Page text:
Now available on all streaming platforms on the Leaf Music label, soprano Maureen Batt and pianist Tara Scott perform Elisha Denburg’s song cycle, Durme, Durme: Four Ladino Folk Songs.
Commissioned for Crossing Borders with support from the Ontario Arts Council, its digital broadcast premièred in December 2021 on the Crossing Borders: Shifting the Lens program.
“I’m thrilled to share this beautiful song cycle by Elisha Denburg,” says Batt. “I am continually impressed and enchanted by Elisha’s beautiful and nuanced vocal writing. His attention to lyricism for the voice is special. And this affinity for vocal writing is an exciting and welcomed part of the Canadian Western Classical vocal music canon.”
This interview has been edited.
Tell us about Durme, Durme: Four Ladino Folk Songs. What can listeners expect?
MB: When I received the score, I was taken by the range of energy and emotion in this song cycle. We have a lullaby, upbeat folk melodies, and a cantorial chant. From the singer’s perspective, it’s a generous and wide spectrum to get to perform. And I hope listeners fall in love with the music as much as I did.
How did the song cycle recording come about, and what drew you to it and want to record it?
MB: Much of my work is largely focused on music by living composers. This means I get to meet many composers and sing many different works and styles. But it’s a special privilege to sing multiple works by the same composer. And I have always been drawn to Elisha’s writing. I premièred two other pieces by Elisha, both of them one-act operas: The Hipster Grifter with the Toy Piano Composers in 2012 and Regina in 2014 with Essential Opera. Both have had several performances since their premières.
So, I was filled with joy when a January 2019 lunch date set the wheels in motion for this new song cycle. In my opinion, we can always use more art songs. And I’m particularly drawn to works where composers have a personal connection to the poetry or subject, as well as when composers, like Elisha, have such an affinity for writing for the voice. What a treat.
Tara Scott and I recorded this in the fall of 2021 to be included in a program called Crossing Borders: Shifting the Lens. But I knew that I wanted to release this music commercially so that it could live beyond the digital première in December 2021.
I also think my desire to record is a product of the time and environment we’re still in today. In March 2020, Tara and I had just finished another recording. As we worked on post-production for that album – and not knowing what was ahead for artists – I was inspired to look for funding for more recording projects. The past few years ended up being prolific with digital broadcast concerts, short opera films, and commercial album and EP releases; thank you, Leaf Music. I believe this is mainly because it was, and still is, a very safe way to celebrate and create new music in our current climate. And when you fall in love with something, you want to share it with everyone.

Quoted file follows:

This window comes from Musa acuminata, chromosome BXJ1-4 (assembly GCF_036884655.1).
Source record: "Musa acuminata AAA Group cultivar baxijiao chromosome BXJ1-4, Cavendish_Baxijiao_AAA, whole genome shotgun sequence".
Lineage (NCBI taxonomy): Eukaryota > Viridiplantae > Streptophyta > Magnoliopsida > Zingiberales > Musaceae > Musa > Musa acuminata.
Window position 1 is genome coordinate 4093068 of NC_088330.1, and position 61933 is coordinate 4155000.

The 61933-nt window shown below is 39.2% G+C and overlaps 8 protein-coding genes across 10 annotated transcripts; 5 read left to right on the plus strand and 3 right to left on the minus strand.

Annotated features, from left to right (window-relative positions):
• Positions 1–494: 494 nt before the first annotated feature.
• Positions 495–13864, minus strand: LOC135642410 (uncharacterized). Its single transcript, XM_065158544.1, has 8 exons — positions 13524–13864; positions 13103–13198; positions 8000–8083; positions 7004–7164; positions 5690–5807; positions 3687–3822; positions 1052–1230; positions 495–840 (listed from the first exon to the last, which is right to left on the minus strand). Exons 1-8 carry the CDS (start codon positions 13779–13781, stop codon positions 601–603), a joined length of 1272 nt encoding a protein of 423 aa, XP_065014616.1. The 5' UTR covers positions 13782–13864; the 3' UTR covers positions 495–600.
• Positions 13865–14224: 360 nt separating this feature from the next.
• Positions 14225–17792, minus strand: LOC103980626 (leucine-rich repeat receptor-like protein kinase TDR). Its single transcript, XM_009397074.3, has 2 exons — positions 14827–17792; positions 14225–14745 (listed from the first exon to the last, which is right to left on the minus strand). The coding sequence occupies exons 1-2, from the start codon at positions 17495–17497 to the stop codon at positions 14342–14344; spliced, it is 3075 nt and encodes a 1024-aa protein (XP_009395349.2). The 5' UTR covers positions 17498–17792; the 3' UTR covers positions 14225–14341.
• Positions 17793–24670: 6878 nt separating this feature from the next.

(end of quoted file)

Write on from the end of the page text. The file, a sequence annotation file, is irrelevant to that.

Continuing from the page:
Elisha, in your notes, the song cycle explores your Jewish and musical heritage. Is this the first time in your work that you have done so?
ED: A lot of my work explores my Jewish and musical heritage through new compositions. This song cycle is the latest of many pieces that express that particular aspect of my artistic identity.
Durme, Durme: Four Ladino Folk Songs is a personal exploration of a unique aspect of my Jewish and musical heritage: Judeo-Spanish poetry and song. Although I am not a direct descendant of Jews who lived in—and were exiled from—the land called S’farad (Spain), these folk traditions have been shared in my family through the teachings and performances of my uncle, Moshe Denburg, and my grandmother, Miriam Ben-Ezra Denburg. In this song cycle, each one tells a different story, yet all are interwoven, lyrically or conceptually. I have used the poems’ traditional melodies as springboards to a newly rendered work, in the Jewish tradition of “renewing days as of old.”
– composer Elisha Denburg from his composer notes.
What do you hope listeners think about when listening to the song cycle?
ED: I would always encourage folks to read the texts and translations along with the music.
MB: I agree with Elisha regarding checking out the album booklet for extra info, including a composer’s note about the work, to enhance the listening experience. If someone is watching this on YouTube, they can turn on closed captioning (CC) for the English translations. That said, I want people to listen to and experience this music however they want. Whether listening brings up curiosity about a topic or an aspect of the poetry or whether the recording is playing while they’re cooking dinner, I’m grateful to anyone listening.
Do you have a favourite to perform? If so, why?
TS: I love playing all of them and watching Maureen interpret the third, but my favourite is A la una yo nasi. We had so much fun working on this together since it has contrasting sections, tempo changes and rhythm interplay. Elisha writes beautifully for piano, so it’s both lush and idiomatic.
MB: I’m really glad you didn’t ask this one of me. I wouldn’t have been able to choose.